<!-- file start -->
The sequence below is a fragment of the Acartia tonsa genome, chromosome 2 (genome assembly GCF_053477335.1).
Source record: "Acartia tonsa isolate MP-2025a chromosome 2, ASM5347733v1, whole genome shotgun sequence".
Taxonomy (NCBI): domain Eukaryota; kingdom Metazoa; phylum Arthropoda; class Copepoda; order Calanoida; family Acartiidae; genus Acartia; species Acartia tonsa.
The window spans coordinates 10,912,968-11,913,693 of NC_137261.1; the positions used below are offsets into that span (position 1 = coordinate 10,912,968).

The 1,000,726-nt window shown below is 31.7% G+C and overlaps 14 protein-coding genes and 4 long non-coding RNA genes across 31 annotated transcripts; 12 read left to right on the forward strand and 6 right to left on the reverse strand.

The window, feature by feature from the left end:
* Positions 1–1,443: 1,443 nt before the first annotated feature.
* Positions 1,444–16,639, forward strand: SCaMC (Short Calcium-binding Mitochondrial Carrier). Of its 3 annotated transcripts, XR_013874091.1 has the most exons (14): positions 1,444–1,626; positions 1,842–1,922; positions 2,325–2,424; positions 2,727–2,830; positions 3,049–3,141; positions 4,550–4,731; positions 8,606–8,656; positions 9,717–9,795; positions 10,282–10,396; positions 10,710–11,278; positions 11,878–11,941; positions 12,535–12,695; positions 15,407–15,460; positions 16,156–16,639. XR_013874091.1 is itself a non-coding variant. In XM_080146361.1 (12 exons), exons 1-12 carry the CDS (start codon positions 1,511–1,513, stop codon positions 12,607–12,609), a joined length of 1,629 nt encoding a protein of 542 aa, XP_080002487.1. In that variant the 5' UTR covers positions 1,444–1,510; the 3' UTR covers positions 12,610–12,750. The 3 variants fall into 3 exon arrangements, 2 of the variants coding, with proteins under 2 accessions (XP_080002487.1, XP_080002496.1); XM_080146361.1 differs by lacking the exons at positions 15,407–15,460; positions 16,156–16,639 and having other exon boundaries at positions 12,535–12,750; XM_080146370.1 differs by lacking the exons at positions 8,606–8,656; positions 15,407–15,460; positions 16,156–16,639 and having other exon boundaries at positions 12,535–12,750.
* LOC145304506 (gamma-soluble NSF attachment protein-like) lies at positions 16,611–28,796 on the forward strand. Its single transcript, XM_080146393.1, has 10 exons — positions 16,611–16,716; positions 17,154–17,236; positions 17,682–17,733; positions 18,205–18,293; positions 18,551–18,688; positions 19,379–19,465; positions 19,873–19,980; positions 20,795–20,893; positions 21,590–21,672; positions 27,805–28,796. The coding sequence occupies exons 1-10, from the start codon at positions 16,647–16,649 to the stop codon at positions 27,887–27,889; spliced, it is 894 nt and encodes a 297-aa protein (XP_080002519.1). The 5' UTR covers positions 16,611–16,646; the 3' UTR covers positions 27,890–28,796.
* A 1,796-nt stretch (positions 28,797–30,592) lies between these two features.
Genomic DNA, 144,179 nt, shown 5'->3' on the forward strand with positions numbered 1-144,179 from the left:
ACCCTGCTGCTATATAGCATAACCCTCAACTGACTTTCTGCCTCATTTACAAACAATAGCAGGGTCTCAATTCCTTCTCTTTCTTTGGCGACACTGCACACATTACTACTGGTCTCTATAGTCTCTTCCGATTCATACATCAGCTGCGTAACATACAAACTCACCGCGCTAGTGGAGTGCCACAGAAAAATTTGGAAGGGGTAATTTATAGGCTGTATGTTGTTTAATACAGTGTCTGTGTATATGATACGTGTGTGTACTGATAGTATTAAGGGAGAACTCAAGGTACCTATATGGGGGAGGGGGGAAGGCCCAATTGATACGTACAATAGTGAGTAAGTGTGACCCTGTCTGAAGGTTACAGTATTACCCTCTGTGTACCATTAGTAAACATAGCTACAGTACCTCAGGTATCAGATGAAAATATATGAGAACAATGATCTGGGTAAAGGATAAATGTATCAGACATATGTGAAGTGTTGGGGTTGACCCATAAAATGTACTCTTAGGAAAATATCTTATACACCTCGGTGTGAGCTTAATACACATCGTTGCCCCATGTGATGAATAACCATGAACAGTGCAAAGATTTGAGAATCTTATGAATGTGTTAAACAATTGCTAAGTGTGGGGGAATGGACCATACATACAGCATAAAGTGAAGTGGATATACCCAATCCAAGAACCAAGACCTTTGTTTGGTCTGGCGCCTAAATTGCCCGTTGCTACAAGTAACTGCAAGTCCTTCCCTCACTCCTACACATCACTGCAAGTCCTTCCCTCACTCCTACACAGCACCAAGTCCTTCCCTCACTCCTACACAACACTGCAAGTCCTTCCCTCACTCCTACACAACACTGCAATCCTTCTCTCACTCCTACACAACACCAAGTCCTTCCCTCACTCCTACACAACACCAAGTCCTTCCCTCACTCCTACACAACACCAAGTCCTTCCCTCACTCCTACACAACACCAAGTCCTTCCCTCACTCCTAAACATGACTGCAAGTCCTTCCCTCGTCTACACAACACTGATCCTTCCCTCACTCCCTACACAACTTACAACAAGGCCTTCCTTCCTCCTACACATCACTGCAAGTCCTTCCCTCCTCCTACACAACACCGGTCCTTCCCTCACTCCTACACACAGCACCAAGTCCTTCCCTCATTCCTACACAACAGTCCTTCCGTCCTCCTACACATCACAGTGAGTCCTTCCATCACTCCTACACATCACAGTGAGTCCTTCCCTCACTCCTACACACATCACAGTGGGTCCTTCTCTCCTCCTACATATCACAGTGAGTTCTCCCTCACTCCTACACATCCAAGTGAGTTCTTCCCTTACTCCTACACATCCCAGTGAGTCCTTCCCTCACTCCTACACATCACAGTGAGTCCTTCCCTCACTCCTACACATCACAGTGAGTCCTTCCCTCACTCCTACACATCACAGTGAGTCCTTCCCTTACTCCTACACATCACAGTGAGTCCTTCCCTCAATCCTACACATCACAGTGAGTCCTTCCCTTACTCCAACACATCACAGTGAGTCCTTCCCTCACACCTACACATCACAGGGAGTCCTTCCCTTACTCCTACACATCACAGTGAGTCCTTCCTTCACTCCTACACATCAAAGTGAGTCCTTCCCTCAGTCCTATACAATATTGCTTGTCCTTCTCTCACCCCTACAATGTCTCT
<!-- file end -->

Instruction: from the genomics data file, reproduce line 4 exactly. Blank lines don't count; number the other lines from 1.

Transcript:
The window spans coordinates 10,912,968-11,913,693 of NC_137261.1; the positions used below are offsets into that span (position 1 = coordinate 10,912,968).